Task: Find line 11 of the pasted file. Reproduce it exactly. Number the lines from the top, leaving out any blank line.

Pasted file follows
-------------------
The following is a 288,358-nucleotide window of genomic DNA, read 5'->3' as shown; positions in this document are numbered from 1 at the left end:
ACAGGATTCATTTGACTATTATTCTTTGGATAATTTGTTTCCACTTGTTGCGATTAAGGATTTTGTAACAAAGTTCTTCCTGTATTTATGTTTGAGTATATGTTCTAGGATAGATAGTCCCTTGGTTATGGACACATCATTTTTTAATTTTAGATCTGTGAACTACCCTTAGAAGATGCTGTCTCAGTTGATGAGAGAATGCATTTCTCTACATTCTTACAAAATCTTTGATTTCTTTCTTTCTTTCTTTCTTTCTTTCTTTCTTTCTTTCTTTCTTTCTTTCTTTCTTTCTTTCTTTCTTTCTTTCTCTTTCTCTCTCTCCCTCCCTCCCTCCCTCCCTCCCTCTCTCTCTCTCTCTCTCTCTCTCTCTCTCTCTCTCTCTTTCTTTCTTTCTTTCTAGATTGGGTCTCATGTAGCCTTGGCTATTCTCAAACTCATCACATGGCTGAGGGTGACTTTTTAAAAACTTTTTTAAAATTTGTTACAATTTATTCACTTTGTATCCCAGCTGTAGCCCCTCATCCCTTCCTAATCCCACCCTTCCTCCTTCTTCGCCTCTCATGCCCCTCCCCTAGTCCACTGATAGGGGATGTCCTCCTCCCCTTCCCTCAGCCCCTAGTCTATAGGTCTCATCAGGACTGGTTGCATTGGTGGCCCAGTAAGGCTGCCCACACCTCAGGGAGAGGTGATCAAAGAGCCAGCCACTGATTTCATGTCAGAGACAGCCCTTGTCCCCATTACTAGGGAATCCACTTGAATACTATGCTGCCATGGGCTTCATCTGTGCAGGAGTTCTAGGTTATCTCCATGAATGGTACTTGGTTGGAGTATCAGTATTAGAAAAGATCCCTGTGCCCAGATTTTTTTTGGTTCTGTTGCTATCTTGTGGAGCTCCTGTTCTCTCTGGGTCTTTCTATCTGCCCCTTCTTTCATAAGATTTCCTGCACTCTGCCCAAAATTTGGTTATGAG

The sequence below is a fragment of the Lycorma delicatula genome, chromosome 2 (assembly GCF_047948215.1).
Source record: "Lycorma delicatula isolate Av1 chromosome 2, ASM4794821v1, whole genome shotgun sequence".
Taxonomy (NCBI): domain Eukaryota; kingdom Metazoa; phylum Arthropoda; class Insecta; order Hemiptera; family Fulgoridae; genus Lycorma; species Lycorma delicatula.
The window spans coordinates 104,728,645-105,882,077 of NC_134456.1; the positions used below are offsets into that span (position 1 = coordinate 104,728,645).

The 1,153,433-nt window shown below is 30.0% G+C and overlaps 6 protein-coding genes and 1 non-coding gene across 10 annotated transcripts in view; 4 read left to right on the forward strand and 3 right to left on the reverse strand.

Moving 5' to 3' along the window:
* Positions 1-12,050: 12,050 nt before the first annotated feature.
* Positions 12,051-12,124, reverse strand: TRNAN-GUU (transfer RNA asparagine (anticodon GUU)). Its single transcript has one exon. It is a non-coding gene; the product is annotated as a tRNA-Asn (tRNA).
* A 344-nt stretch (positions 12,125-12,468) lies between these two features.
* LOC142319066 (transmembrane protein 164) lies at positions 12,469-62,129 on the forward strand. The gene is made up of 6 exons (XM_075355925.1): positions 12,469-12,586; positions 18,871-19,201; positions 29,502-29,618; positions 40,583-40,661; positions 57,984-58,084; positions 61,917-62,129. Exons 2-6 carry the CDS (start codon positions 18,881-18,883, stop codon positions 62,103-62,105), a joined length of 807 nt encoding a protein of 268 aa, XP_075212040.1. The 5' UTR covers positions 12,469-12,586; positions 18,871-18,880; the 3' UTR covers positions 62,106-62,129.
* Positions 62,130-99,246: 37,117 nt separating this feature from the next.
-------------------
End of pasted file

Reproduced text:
* A 344-nt stretch (positions 12,125-12,468) lies between these two features.